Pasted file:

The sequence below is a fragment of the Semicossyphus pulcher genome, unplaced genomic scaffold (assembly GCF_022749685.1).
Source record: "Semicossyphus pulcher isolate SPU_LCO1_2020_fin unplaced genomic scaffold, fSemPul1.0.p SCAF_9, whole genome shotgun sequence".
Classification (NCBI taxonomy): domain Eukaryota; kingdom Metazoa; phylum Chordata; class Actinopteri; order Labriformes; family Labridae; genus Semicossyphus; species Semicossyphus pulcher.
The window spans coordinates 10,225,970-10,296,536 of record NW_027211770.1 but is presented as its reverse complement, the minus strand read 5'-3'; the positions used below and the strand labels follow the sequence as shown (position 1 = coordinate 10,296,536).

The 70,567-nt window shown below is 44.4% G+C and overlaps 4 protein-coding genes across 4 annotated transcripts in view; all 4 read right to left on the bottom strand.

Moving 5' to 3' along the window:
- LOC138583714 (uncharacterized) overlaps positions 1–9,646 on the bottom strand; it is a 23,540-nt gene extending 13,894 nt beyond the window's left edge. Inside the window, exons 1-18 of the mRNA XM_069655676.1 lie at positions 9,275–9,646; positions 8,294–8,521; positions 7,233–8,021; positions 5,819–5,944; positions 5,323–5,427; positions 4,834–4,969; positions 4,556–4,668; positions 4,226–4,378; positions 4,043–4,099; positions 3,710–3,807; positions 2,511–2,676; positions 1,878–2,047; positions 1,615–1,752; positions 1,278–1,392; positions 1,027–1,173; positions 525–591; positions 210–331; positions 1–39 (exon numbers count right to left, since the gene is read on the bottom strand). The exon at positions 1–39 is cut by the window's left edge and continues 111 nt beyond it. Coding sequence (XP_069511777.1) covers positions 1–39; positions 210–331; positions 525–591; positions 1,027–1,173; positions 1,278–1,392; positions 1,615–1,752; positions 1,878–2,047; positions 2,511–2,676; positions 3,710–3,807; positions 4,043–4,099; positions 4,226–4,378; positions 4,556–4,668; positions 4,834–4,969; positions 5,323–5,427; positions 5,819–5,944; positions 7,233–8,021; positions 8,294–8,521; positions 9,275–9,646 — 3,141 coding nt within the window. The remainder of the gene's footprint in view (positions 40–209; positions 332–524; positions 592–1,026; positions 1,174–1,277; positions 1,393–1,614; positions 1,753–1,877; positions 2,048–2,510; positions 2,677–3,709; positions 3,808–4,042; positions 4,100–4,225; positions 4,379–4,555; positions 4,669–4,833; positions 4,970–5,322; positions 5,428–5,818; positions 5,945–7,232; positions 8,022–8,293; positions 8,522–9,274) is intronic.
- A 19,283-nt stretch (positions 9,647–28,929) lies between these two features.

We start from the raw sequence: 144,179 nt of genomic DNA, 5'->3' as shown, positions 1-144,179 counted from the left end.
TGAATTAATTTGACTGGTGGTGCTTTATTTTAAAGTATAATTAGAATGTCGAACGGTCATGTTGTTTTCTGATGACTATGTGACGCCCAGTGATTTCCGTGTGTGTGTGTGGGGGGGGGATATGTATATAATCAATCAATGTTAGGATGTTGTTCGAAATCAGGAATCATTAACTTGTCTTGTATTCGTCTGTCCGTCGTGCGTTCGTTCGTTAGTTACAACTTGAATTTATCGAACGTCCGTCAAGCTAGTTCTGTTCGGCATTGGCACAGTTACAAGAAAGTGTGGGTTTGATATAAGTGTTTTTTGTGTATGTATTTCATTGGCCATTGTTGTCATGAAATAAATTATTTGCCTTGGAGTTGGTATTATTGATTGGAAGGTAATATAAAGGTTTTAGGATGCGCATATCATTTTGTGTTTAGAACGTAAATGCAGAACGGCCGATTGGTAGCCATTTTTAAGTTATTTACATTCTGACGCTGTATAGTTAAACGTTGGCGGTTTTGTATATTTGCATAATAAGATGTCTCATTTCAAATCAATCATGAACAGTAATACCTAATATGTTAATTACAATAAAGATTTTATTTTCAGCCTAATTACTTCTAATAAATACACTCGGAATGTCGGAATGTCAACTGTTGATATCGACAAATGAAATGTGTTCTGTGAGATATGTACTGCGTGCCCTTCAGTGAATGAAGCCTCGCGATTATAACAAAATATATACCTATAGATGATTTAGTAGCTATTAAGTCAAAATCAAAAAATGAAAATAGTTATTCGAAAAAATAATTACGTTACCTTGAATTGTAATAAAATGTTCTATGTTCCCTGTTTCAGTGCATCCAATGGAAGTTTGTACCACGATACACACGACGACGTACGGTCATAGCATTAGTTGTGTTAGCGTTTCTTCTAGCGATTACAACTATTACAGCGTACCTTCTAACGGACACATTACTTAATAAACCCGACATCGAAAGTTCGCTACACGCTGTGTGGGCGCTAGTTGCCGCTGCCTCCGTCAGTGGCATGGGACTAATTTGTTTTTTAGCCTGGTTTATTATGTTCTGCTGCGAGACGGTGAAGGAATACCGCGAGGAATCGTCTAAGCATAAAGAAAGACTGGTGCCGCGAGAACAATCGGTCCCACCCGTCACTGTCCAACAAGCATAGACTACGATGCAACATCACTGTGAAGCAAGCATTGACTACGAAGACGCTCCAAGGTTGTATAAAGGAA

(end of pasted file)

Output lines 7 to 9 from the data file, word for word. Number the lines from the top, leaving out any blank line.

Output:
- LOC138583714 (uncharacterized) overlaps positions 1–9,646 on the bottom strand; it is a 23,540-nt gene extending 13,894 nt beyond the window's left edge. Inside the window, exons 1-18 of the mRNA XM_069655676.1 lie at positions 9,275–9,646; positions 8,294–8,521; positions 7,233–8,021; positions 5,819–5,944; positions 5,323–5,427; positions 4,834–4,969; positions 4,556–4,668; positions 4,226–4,378; positions 4,043–4,099; positions 3,710–3,807; positions 2,511–2,676; positions 1,878–2,047; positions 1,615–1,752; positions 1,278–1,392; positions 1,027–1,173; positions 525–591; positions 210–331; positions 1–39 (exon numbers count right to left, since the gene is read on the bottom strand). The exon at positions 1–39 is cut by the window's left edge and continues 111 nt beyond it. Coding sequence (XP_069511777.1) covers positions 1–39; positions 210–331; positions 525–591; positions 1,027–1,173; positions 1,278–1,392; positions 1,615–1,752; positions 1,878–2,047; positions 2,511–2,676; positions 3,710–3,807; positions 4,043–4,099; positions 4,226–4,378; positions 4,556–4,668; positions 4,834–4,969; positions 5,323–5,427; positions 5,819–5,944; positions 7,233–8,021; positions 8,294–8,521; positions 9,275–9,646 — 3,141 coding nt within the window. The remainder of the gene's footprint in view (positions 40–209; positions 332–524; positions 592–1,026; positions 1,174–1,277; positions 1,393–1,614; positions 1,753–1,877; positions 2,048–2,510; positions 2,677–3,709; positions 3,808–4,042; positions 4,100–4,225; positions 4,379–4,555; positions 4,669–4,833; positions 4,970–5,322; positions 5,428–5,818; positions 5,945–7,232; positions 8,022–8,293; positions 8,522–9,274) is intronic.
- A 19,283-nt stretch (positions 9,647–28,929) lies between these two features.

We start from the raw sequence: 144,179 nt of genomic DNA, 5'->3' as shown, positions 1-144,179 counted from the left end.